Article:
S.Africa June PPI falls, backs rate cut argument
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S.Africa June PPI falls, backs rate cut argument UPDATED 30 Jul 2009 | 11:10  
S.Africa June PPI falls, backs rate cut argument

By Stella Mapenzauswa

JOHANNESBURG (Reuters) - South Africa's producer price index fell by a record 4.1 percent year-on-year in June, according to data on Thursday, backing the case for more interest rate cuts this year.

The South African Reserve Bank (SARB) left interest rates steady last month on inflation worries, halting a monetary easing cycle to revive economic growth that began in December, and has led to 450 basis points worth of cuts.

Statistics South Africa said the June annual fall in factory gate prices followed a 3.0 percent decline in May, but month-on-month PPI inflation was at 1.5 percent in June compared with -1.1 percent in May.

Imported commodities inflation stood at -17.9 percent year-on-year in June, while exported commodities inflation was at -9.7 percent.

Economists polled by Reuters last week forecast that annual PPI would come in at -3.8 percent and quicken to 1.8 percent on a monthly basis.

The PPI number comes a day after targeted CPI consumer inflation braked to 6.9 percent year-on-year in June from 8.0 percent in June, moving closer to within the 3-6 percent target band breached in April 2007.

Analysts said the data, with the slower-than-expected consumer inflation and easing growth in credit demand, increased prospects of more interest rates cuts this year.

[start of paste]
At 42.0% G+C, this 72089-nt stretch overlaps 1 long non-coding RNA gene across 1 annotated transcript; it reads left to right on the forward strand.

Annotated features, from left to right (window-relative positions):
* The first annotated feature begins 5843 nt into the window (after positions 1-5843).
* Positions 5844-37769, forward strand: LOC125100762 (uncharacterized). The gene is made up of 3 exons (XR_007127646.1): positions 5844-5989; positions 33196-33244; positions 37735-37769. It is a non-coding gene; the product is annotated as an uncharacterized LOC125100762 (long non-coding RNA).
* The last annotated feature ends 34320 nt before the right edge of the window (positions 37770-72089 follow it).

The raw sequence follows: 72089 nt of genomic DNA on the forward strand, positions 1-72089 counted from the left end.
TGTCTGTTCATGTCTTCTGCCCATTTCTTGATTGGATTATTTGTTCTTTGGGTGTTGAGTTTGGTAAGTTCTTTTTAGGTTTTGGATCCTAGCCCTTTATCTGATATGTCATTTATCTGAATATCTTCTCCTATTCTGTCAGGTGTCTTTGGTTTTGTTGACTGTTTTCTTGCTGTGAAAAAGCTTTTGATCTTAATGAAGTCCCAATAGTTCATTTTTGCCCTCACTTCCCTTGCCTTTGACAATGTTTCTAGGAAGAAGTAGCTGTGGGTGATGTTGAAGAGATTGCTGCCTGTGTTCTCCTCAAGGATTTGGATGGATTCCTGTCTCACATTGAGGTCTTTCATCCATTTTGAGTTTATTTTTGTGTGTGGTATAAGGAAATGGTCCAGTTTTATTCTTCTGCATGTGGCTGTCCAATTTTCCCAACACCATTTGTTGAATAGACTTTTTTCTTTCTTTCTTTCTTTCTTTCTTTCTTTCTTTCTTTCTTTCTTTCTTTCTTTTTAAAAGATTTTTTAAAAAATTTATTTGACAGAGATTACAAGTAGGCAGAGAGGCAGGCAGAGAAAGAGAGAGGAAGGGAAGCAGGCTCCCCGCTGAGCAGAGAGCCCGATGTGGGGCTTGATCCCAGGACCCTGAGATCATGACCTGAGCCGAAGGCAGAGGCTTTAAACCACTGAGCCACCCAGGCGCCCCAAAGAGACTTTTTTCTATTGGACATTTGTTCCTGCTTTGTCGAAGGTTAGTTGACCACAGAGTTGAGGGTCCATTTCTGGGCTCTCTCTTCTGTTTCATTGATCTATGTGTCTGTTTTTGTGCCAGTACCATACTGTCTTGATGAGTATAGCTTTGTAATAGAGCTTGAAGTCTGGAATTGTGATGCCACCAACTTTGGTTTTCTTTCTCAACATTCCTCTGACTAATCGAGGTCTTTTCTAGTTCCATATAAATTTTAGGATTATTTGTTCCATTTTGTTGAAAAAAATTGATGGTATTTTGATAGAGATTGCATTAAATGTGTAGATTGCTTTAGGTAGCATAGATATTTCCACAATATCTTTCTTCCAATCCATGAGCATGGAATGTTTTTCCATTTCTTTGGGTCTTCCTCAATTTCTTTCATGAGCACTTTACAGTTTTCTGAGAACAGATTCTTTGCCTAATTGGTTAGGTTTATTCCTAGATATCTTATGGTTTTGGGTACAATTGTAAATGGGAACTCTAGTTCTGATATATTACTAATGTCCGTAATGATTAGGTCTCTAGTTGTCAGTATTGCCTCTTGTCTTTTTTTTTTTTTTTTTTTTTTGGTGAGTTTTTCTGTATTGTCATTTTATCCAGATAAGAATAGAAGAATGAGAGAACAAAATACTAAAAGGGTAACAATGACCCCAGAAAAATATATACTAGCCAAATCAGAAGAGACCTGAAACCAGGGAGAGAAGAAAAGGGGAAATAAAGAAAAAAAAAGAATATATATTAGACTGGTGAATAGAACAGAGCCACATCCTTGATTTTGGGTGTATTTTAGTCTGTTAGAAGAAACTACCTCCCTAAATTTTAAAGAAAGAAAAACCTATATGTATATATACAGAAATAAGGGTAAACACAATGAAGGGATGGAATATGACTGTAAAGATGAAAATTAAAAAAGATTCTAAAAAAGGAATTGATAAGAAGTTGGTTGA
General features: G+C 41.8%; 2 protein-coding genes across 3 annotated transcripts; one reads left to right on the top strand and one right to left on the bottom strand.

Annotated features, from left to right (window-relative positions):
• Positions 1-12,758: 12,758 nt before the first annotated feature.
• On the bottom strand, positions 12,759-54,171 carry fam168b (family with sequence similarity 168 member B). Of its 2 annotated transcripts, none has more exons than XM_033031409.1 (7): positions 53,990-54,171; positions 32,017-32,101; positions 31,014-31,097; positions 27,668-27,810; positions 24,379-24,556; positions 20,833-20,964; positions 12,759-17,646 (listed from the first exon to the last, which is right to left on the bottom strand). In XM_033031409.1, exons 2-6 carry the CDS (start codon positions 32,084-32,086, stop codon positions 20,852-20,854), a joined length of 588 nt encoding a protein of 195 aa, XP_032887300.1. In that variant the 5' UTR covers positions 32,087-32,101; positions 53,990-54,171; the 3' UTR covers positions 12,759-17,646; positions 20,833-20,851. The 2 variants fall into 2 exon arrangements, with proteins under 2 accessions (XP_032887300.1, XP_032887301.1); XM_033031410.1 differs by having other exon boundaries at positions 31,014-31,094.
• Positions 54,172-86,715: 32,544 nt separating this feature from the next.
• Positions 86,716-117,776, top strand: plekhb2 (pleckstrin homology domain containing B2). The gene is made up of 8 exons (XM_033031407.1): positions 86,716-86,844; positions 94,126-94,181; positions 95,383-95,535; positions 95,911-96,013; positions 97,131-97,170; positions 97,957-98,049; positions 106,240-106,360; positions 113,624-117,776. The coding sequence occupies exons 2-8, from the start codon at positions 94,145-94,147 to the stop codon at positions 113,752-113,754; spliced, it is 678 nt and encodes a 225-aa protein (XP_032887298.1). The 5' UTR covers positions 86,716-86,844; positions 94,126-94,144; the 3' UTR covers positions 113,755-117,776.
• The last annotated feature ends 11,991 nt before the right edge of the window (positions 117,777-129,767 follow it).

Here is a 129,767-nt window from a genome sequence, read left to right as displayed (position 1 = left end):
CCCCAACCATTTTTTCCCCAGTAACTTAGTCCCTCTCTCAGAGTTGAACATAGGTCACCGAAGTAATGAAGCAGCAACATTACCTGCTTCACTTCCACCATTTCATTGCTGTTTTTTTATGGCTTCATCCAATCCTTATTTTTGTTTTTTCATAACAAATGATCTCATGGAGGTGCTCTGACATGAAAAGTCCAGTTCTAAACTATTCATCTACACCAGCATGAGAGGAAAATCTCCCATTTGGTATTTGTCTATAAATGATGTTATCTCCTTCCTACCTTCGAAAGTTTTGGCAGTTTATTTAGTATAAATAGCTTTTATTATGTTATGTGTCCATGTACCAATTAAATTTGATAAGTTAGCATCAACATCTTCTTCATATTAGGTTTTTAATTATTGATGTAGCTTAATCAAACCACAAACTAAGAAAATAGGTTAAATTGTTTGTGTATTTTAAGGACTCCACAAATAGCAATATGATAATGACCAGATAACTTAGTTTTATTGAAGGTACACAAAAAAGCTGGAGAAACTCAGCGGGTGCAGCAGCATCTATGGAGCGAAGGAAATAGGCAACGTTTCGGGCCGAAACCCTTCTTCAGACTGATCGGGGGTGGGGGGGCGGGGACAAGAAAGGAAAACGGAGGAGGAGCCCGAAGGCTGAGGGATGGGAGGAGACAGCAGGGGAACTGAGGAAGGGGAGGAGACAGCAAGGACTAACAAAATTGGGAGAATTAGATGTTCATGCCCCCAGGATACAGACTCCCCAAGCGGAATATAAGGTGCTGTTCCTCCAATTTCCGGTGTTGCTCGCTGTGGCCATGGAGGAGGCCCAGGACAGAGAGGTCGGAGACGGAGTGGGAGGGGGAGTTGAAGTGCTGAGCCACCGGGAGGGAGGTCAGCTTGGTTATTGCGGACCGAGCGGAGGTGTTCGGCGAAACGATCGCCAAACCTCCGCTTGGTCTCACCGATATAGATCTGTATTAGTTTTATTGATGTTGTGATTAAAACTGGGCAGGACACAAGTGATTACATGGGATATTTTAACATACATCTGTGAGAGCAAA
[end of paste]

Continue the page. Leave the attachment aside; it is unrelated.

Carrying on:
"This must provide some comfort to the MPC (monetary policy committee)," said Barnard Jacobs Mellet economist Elna Moolman.

"At this stage we don't expect another interest rate cut but there is a material risk that inflation could ultimately provide scope for further monetary easing."

A revised and re-weighted headline CPI replaced CPIX -- which stripped out mortgage costs -- as the inflation gauge targeted for monetary policy from January. But expectations that this would see inflation coming down quickly had not materialised until the June easing.


The central bank lifted rates by 500 basis points between June 2006 and June 2008 to try and rein in inflation, which peaked at nearly 14 percent in August last year.

The central bank next meets to decide on interest rates on August 12-13.

Some analysts still believe the current monetary loosening cycle ended with the 100 basis point cut in May that left the key repo rate at 7.5 percent.

"Overall, for policy, I don't think there's any more room for the SARB to cut rates even as inflation continues to slow," said Monale Ratsoma, an economist at Thebe Securities.

"The priority is more or less about where the long term sustainable rate is at ... and we're more or less at that level."

The rand was trading firmer at 7.8125 against the dollar at 1026 GMT from 7.8440 before the data was released at 0930 GMT. The yield on the 2015 bond was at 8.44 percent from 8.445 percent.


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